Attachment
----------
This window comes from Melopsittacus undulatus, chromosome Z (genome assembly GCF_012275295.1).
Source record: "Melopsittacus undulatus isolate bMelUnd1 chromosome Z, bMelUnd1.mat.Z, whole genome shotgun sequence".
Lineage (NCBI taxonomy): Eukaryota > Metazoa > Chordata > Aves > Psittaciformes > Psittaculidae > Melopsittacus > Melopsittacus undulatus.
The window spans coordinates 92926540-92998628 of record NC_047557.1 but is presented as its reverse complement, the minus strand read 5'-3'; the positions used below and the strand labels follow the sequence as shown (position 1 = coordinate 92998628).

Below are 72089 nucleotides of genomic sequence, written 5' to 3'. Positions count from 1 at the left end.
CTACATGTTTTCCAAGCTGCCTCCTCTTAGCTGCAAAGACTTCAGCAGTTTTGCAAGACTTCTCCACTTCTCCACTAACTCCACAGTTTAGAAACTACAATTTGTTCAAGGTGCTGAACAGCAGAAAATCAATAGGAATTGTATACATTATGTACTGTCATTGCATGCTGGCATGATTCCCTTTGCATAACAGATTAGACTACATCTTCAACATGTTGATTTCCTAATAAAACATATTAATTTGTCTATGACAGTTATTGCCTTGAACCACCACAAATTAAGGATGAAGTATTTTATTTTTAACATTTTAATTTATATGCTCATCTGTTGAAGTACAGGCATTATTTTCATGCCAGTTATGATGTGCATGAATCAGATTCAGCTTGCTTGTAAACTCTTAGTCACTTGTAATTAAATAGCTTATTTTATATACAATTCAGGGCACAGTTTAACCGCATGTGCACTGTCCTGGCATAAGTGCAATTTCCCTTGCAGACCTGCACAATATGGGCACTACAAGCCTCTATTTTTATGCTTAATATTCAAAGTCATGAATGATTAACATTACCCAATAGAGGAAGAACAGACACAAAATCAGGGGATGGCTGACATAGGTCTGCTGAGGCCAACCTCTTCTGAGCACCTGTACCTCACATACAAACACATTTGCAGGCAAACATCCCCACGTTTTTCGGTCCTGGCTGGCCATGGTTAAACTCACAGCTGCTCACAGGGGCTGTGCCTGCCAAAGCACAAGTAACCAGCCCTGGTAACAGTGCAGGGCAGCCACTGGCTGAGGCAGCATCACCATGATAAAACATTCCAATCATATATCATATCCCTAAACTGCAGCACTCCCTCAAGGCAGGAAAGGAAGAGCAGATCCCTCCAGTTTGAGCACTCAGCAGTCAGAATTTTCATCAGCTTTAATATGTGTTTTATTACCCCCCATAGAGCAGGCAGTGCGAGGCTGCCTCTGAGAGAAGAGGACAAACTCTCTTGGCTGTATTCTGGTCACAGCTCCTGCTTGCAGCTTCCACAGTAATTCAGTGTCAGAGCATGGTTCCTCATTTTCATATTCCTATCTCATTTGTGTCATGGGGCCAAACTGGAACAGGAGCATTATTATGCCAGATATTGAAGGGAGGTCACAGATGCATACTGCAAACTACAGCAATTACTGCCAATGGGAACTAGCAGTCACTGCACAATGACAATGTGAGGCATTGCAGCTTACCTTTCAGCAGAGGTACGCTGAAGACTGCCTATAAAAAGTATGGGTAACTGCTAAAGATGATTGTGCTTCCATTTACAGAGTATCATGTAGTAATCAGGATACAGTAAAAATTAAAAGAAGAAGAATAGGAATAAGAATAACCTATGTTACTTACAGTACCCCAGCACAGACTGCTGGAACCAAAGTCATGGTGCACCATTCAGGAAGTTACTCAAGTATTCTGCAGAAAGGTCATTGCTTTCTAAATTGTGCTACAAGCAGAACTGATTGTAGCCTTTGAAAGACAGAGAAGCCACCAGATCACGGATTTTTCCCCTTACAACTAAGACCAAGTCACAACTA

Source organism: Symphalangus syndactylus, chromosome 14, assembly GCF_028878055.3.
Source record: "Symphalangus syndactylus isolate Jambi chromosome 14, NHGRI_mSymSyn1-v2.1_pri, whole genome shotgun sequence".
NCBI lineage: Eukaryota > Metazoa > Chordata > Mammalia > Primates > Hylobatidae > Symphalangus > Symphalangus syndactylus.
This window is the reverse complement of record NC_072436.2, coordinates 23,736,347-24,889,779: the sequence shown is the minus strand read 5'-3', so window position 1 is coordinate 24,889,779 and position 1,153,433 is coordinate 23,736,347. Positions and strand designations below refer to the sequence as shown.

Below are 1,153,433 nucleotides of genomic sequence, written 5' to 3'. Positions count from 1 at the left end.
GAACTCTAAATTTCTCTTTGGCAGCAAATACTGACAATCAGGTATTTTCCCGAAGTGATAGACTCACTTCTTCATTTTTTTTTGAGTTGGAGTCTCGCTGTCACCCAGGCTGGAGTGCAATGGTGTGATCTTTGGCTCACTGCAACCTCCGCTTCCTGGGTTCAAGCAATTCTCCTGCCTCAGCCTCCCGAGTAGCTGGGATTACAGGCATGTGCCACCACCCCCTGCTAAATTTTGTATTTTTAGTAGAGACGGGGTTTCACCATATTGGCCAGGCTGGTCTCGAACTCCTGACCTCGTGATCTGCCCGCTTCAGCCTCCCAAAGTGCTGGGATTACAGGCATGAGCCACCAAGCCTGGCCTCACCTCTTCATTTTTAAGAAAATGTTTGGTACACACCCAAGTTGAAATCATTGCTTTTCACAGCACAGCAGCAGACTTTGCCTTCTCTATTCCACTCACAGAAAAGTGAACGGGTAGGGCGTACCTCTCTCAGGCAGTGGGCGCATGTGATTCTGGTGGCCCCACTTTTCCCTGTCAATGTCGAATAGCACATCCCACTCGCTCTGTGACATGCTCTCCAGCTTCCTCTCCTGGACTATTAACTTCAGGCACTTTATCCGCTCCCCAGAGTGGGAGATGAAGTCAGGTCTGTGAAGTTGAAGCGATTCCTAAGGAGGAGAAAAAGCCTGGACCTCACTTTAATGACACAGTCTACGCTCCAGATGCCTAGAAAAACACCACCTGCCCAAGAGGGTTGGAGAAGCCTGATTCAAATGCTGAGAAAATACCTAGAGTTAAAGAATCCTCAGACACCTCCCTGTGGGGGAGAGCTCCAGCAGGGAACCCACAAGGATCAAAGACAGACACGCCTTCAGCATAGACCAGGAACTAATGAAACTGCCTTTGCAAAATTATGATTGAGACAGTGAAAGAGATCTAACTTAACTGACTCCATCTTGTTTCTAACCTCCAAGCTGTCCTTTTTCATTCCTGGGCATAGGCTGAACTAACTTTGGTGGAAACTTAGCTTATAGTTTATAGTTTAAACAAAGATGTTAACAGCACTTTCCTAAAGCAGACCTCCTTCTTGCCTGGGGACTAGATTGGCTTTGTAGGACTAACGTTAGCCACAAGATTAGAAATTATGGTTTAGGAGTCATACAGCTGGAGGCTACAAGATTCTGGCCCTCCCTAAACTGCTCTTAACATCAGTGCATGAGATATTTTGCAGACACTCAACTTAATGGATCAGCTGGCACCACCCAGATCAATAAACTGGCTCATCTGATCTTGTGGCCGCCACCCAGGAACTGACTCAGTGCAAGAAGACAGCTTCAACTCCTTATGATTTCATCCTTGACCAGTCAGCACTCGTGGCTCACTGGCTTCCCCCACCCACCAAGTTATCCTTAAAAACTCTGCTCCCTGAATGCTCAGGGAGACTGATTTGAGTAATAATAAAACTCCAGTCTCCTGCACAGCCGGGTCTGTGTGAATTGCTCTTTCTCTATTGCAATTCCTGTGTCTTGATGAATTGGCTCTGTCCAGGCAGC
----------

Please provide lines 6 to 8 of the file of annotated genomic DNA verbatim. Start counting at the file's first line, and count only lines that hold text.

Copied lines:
CTACATGTTTTCCAAGCTGCCTCCTCTTAGCTGCAAAGACTTCAGCAGTTTTGCAAGACTTCTCCACTTCTCCACTAACTCCACAGTTTAGAAACTACAATTTGTTCAAGGTGCTGAACAGCAGAAAATCAATAGGAATTGTATACATTATGTACTGTCATTGCATGCTGGCATGATTCCCTTTGCATAACAGATTAGACTACATCTTCAACATGTTGATTTCCTAATAAAACATATTAATTTGTCTATGACAGTTATTGCCTTGAACCACCACAAATTAAGGATGAAGTATTTTATTTTTAACATTTTAATTTATATGCTCATCTGTTGAAGTACAGGCATTATTTTCATGCCAGTTATGATGTGCATGAATCAGATTCAGCTTGCTTGTAAACTCTTAGTCACTTGTAATTAAATAGCTTATTTTATATACAATTCAGGGCACAGTTTAACCGCATGTGCACTGTCCTGGCATAAGTGCAATTTCCCTTGCAGACCTGCACAATATGGGCACTACAAGCCTCTATTTTTATGCTTAATATTCAAAGTCATGAATGATTAACATTACCCAATAGAGGAAGAACAGACACAAAATCAGGGGATGGCTGACATAGGTCTGCTGAGGCCAACCTCTTCTGAGCACCTGTACCTCACATACAAACACATTTGCAGGCAAACATCCCCACGTTTTTCGGTCCTGGCTGGCCATGGTTAAACTCACAGCTGCTCACAGGGGCTGTGCCTGCCAAAGCACAAGTAACCAGCCCTGGTAACAGTGCAGGGCAGCCACTGGCTGAGGCAGCATCACCATGATAAAACATTCCAATCATATATCATATCCCTAAACTGCAGCACTCCCTCAAGGCAGGAAAGGAAGAGCAGATCCCTCCAGTTTGAGCACTCAGCAGTCAGAATTTTCATCAGCTTTAATATGTGTTTTATTACCCCCCATAGAGCAGGCAGTGCGAGGCTGCCTCTGAGAGAAGAGGACAAACTCTCTTGGCTGTATTCTGGTCACAGCTCCTGCTTGCAGCTTCCACAGTAATTCAGTGTCAGAGCATGGTTCCTCATTTTCATATTCCTATCTCATTTGTGTCATGGGGCCAAACTGGAACAGGAGCATTATTATGCCAGATATTGAAGGGAGGTCACAGATGCATACTGCAAACTACAGCAATTACTGCCAATGGGAACTAGCAGTCACTGCACAATGACAATGTGAGGCATTGCAGCTTACCTTTCAGCAGAGGTACGCTGAAGACTGCCTATAAAAAGTATGGGTAACTGCTAAAGATGATTGTGCTTCCATTTACAGAGTATCATGTAGTAATCAGGATACAGTAAAAATTAAAAGAAGAAGAATAGGAATAAGAATAACCTATGTTACTTACAGTACCCCAGCACAGACTGCTGGAACCAAAGTCATGGTGCACCATTCAGGAAGTTACTCAAGTATTCTGCAGAAAGGTCATTGCTTTCTAAATTGTGCTACAAGCAGAACTGATTGTAGCCTTTGAAAGACAGAGAAGCCACCAGATCACGGATTTTTCCCCTTACAACTAAGACCAAGTCACAACTA

Source organism: Symphalangus syndactylus, chromosome 14, assembly GCF_028878055.3.
Source record: "Symphalangus syndactylus isolate Jambi chromosome 14, NHGRI_mSymSyn1-v2.1_pri, whole genome shotgun sequence".